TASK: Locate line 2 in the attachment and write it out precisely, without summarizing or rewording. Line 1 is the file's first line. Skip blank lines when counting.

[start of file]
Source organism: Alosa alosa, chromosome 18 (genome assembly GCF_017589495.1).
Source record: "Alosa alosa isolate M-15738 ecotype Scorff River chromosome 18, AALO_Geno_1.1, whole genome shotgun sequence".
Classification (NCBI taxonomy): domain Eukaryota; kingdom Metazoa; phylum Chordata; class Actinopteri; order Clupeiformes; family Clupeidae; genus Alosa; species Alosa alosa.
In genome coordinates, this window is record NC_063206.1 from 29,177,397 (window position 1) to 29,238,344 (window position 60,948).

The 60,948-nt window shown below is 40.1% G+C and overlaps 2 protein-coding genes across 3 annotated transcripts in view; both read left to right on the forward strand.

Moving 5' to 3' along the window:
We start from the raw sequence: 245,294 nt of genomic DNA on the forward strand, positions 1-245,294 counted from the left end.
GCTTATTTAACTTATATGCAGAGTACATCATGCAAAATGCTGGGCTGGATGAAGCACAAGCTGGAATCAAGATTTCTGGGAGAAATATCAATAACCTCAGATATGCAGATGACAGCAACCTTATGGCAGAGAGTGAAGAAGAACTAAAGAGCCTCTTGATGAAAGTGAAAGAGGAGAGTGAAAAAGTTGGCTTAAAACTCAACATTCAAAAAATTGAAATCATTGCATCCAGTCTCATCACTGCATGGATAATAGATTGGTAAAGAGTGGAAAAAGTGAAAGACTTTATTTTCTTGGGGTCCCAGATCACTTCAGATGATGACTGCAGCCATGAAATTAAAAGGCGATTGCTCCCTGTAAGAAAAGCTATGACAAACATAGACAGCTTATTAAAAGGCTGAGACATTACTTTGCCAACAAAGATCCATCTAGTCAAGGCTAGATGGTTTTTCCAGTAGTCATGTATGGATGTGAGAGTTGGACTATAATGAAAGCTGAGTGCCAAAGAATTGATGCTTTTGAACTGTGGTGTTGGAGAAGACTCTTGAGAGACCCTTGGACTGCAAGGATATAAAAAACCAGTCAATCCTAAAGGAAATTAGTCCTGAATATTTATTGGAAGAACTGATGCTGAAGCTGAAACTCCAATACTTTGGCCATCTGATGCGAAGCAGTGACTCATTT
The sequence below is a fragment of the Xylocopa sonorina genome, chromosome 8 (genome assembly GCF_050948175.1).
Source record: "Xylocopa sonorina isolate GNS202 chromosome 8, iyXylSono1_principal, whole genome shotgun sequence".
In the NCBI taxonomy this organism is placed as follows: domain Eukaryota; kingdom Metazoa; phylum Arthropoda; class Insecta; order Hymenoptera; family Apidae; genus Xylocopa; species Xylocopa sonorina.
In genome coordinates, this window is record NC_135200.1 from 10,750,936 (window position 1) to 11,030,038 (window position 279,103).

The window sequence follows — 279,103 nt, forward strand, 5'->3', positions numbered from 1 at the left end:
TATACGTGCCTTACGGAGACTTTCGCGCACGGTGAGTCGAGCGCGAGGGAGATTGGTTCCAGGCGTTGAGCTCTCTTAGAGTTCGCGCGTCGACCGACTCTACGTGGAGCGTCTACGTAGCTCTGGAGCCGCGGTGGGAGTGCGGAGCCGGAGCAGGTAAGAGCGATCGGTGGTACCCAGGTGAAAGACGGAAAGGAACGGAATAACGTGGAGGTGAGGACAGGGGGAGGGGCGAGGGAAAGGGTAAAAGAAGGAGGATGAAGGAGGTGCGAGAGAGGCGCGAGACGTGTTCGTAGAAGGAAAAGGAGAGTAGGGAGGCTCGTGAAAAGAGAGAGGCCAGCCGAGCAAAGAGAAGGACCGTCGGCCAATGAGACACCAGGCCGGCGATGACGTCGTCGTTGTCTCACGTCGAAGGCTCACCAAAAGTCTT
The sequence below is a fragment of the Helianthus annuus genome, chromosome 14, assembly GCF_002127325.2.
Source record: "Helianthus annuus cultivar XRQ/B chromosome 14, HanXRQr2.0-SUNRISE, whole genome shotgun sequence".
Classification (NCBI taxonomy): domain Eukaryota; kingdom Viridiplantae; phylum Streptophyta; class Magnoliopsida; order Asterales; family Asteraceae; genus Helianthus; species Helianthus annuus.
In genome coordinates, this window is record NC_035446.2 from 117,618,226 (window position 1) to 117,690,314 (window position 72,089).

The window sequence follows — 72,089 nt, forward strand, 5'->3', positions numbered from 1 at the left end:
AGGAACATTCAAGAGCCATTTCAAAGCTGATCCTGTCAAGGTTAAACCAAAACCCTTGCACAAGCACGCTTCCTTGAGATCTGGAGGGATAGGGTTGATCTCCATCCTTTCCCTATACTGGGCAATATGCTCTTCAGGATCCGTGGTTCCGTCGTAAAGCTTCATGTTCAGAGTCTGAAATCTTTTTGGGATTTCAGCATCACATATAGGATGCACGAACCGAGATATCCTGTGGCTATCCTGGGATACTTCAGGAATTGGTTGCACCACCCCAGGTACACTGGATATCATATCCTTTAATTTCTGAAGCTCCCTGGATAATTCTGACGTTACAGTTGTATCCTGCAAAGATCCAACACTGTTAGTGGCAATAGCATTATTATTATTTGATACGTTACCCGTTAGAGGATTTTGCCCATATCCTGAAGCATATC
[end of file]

Source record: "Alosa alosa isolate M-15738 ecotype Scorff River chromosome 18, AALO_Geno_1.1, whole genome shotgun sequence".